[Text on screen]: One in four people in the UK experiences mental health problems each year. According to NHS Digital, the number of people being sectioned has increased 47% in the last decade.

How human rights help those with mental health issues:

Human rights have been crucial in ensuring people with mental health issues are granted dignity and respect.

One pivotal case concerned a young woman who was discharged from hospital despite being judged to be “at high risk” of taking her own life. She hanged herself the next day.

The Supreme Court found the hospital had failed to protect her right to life. The case extended the duty of care hospitals have towards patients with mental illness.

In another case, the law changed after a man with schizophrenia was kept in hospital against his will even after his symptoms had reduced considerably.

The Supreme Court ruled that it was unreasonable to expect the patient to prove his own sanity and that the man had been deprived of his right to liberty which is protected by Article 5 of the Human Rights Convention.

In 2017, the government amended the UK’s disability benefit system, limiting the amount of support mental health sufferers received.

The High Court decided this breached people’s right not to be discriminated against as protected by the Human Rights Convention.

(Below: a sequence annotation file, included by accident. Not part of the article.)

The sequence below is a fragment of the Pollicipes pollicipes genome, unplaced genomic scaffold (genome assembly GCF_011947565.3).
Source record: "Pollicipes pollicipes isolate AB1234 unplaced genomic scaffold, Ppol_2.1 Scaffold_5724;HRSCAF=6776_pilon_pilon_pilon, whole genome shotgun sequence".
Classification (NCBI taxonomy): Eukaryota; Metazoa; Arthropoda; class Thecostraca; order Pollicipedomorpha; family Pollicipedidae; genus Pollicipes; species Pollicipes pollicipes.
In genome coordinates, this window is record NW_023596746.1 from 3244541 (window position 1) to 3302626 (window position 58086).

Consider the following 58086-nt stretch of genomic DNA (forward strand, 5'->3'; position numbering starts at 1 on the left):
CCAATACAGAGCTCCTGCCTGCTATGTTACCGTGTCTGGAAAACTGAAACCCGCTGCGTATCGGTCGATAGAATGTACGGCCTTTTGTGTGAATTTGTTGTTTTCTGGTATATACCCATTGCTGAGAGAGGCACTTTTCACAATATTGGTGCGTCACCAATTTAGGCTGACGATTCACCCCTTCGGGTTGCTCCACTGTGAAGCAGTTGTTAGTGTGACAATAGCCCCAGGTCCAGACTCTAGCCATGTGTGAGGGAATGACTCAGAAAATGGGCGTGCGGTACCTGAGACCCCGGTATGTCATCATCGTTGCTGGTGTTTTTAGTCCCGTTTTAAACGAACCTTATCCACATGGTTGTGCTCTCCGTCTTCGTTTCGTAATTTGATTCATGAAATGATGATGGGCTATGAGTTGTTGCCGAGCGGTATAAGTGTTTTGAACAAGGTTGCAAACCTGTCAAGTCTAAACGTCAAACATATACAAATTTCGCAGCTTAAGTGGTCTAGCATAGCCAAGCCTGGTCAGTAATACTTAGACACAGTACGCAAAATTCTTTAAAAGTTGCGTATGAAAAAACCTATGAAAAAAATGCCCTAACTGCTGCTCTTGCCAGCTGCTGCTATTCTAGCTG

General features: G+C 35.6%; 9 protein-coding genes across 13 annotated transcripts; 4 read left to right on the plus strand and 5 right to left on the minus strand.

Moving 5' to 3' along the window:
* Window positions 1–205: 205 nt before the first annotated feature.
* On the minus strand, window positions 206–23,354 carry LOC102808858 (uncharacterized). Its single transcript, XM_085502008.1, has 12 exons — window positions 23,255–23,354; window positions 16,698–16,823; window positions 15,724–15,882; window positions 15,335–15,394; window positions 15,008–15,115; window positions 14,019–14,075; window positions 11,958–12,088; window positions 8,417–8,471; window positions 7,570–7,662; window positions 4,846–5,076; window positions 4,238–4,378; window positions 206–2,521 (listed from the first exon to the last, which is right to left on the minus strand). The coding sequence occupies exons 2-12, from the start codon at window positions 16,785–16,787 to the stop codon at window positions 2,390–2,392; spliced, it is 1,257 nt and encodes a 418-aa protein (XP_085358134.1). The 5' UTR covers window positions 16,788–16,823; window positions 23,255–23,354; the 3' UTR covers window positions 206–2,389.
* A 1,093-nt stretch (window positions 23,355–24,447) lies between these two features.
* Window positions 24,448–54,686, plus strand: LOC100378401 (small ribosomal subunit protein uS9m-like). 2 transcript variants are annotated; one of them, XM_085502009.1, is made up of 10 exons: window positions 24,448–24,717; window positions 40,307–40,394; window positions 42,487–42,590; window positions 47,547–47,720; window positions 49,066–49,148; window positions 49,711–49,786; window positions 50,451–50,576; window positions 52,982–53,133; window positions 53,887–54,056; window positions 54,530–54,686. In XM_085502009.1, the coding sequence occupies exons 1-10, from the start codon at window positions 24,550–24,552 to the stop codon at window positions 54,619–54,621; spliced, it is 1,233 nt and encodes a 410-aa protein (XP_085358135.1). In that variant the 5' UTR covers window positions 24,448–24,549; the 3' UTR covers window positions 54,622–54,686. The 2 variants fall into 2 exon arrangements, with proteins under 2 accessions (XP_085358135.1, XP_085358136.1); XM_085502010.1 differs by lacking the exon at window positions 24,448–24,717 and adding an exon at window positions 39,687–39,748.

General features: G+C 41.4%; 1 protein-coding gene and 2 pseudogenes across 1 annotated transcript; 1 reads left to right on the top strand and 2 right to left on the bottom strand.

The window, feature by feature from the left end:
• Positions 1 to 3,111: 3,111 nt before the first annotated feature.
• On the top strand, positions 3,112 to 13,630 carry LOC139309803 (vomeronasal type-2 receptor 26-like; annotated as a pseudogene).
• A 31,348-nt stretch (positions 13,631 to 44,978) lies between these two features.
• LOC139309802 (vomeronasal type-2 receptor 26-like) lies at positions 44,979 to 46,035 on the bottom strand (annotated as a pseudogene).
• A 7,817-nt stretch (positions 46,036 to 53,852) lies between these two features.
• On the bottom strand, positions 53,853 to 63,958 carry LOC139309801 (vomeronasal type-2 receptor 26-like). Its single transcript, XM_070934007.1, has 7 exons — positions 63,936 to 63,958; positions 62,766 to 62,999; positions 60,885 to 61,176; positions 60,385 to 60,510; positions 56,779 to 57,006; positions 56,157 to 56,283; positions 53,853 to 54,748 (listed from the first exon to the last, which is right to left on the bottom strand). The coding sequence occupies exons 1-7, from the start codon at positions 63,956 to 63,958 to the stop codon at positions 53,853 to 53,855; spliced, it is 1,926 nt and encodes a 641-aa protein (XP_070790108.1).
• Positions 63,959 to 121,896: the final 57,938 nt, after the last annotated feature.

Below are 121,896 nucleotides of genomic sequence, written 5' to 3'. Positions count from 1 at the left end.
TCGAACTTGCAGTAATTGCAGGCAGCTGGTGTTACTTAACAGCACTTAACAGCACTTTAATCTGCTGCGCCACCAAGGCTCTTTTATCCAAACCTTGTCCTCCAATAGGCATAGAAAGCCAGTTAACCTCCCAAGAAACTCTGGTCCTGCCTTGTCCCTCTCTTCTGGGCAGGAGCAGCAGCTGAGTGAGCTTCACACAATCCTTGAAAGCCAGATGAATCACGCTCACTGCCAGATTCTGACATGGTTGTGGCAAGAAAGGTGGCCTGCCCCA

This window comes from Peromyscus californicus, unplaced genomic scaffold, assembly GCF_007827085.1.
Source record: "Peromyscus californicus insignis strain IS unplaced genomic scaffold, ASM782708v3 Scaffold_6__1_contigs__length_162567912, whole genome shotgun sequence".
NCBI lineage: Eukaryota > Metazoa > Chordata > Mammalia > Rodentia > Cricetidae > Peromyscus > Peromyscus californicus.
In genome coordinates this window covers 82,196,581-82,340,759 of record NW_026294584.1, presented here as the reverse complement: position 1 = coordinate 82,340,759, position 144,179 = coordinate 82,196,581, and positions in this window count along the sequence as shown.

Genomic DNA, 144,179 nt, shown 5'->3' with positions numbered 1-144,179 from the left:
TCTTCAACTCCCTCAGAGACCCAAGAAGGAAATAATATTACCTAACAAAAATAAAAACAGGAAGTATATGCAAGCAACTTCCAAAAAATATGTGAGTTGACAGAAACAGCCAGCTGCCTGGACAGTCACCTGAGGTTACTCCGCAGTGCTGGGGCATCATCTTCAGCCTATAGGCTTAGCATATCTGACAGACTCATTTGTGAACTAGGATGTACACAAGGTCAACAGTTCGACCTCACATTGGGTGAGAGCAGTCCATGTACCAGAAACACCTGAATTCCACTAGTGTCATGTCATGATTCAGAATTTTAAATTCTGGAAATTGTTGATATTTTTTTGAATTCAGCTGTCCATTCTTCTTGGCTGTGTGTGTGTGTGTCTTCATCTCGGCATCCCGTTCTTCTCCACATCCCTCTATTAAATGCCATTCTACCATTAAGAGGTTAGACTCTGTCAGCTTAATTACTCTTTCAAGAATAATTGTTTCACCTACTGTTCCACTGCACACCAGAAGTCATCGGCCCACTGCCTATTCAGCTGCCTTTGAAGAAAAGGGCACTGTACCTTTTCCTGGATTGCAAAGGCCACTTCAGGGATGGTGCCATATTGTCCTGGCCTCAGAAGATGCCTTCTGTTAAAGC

It also breached the rights of anyone with a disability to live in the community as protected by the UN Convention on the Rights of Persons with Disabilities.

Around 220,000 mental health sufferers are expected to benefit from the ruling.

Human rights have done a lot for people who suffer with poor mental health. But more can be done to protect the rights of people with mental health problems.

We need to keep talking about mental health, to make the invisible visible. We need to keep fighting fir rights around mental health.


How human rights help those with mental health issues

Published on 29 Nov 2019

Mental health is still a difficult subject to talk about, we think it’s time it became the norm, don’t you?

Our mental health dictates a lot of how we function in daily life. It’s vital we look to keep our mental health high, but it’s easier for some than others. That’s why we have human rights to ensure that the most vulnerable are protected, and for them to know that help is out there. Help us spread the word about mental health with this video.

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